Anyone can speak up at any time.
The person yells, "Mic Check!"
And those around him also yell, "Mic Check!"
Once the original speaker hears "Mic Check!" returning back to him from the crowd in the distance, he continues with what he has to say; 3-5 words at a time.
The words are repeated by those immediately around them, and in waves across the crowd. I was shocked both by how effective this was and how emotional it was to see a crowd echo an individual this way. I'm sure the 'mic check' has a stronger effect on a crowd than a megaphone would. It's clever, it's smart, and it's really harrowing.
The Mic Checks went over a half-sheet of paper we had been handed which was full of effective chants, advice for how to be prepared, which included; having the number for the national lawyers guild on you, having your friends' families' or friends contact information on you, and where the march intended to go.
I heard chants of '"MARCH! MARCH!" and the march was on.
The drum circles were at different points in the crowd leading the chants since they had a monopoly on rhythm.
As we were chanting that, we noticed lots of people on 2-level-busses and in taxi-cabs and on the other side of the street either giving us a solidarity fist, a quizzical look, or recording us on their cell-phones.
Soon, some rhythmically gifted and socially conscious person, added "AND SO ARE YOU!"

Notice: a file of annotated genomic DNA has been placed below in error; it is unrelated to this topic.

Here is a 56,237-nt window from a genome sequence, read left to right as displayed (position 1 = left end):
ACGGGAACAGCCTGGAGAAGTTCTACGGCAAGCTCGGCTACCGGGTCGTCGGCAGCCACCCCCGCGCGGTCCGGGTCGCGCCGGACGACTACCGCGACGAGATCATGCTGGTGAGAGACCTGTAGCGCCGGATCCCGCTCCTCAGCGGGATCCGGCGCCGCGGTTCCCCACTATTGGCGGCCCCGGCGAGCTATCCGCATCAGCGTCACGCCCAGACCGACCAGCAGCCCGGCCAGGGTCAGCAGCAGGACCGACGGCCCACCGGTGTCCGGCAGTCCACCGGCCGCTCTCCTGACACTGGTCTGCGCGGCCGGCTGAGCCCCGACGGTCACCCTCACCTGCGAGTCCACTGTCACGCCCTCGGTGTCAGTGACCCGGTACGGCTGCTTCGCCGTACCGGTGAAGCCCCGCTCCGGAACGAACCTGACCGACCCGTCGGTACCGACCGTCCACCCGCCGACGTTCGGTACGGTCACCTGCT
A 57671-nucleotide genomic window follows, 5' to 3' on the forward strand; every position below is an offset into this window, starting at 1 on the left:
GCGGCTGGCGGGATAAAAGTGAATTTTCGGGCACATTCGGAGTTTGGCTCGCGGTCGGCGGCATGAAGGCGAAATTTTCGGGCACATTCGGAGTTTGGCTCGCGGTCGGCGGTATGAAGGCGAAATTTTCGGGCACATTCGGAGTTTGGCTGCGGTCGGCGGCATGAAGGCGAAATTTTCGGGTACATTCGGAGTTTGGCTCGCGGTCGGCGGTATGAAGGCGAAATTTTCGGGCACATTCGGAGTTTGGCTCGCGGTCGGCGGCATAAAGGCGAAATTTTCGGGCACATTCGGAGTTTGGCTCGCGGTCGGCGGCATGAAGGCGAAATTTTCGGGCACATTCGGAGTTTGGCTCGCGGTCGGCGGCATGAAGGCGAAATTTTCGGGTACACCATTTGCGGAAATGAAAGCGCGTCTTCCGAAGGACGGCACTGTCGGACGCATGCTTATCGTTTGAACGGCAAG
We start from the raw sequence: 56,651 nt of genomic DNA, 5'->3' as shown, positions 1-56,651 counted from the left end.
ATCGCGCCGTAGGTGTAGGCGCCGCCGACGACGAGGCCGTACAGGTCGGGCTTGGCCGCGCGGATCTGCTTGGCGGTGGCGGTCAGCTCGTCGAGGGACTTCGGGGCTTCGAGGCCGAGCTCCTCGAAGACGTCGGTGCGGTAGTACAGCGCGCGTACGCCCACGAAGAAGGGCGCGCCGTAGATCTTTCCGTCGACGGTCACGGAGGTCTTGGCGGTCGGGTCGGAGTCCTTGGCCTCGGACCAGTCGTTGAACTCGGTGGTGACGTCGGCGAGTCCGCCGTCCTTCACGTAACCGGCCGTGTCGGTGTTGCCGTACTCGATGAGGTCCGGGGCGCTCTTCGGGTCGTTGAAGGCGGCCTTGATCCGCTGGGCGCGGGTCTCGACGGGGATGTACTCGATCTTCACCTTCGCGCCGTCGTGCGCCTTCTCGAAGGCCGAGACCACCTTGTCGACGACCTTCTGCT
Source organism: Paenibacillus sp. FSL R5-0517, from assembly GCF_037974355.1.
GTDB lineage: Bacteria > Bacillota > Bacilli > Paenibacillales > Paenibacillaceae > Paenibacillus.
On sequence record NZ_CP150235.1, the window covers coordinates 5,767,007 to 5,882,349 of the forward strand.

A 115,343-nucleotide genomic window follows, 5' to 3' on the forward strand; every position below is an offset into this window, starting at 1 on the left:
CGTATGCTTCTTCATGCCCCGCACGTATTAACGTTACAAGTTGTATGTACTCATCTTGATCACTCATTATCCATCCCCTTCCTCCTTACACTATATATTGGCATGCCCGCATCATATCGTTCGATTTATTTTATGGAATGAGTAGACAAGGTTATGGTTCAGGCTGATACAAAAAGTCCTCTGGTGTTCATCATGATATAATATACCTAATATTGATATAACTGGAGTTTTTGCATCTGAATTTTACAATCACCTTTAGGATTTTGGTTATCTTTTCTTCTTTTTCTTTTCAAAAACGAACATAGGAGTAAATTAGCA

"YOU!" fell in the chant at the same time as "We!," as in,

YOU], ARE..."

The chanting was hard on my throat. And it got my dissident juices flowing. Occasional bags of cough drops were being passed back through the crowd. I saw smiles and a lot of good humor, but I was pretty pissed about what we were chanting about at this point, and tried to yell loud enough to hear myself even above the crowd, which had to have been 3000 people or more. While we marched on the sidewalk it was cordoned off and bordered by police on scooters.
The march came to an intersection and there was a huge glut of marchers growing in it.
There was a young black woman standing on something above the crowd, pointing to my left yelling "This is the agreed upon march path."
She pointed to my right and yelled "If you want to go this way, well, it's up to you."
I immediately tried to see what the difference was and what was on the path-less-travelled. I peered over the crowd to my right and saw a few cops standing and facing the crowd, but only about 3 or 4. I couldn't see anyone marching beyond that, and the crowd was only standing there, not budging an inch; so I marched to my left.
After I had tread about 30 feet onto the 'agreed-upon' march path, I started hearing the chant
"TAKE THE BRIDGE! TAKE THE BRIDGE!" and saw people ahead of me climbing over the black wrought-iron fence in great numbers and decided to turn around and march on the right side.
I guessed that the march had overwhelmed the few police officers and wanted to do the more illegal thing. I didn't know that I was on the northbound traffic section of the Brooklyn Bridge until I looked to my right and saw one lane of traffic moving very slowly.
I heard chants of "WHOSE BRIDGE? OUR BRIDGE! WHOSE BRIDGE? OUR BRIDGE?" which played on the earlier chant 'WHOSE STREET? OUR STREET!'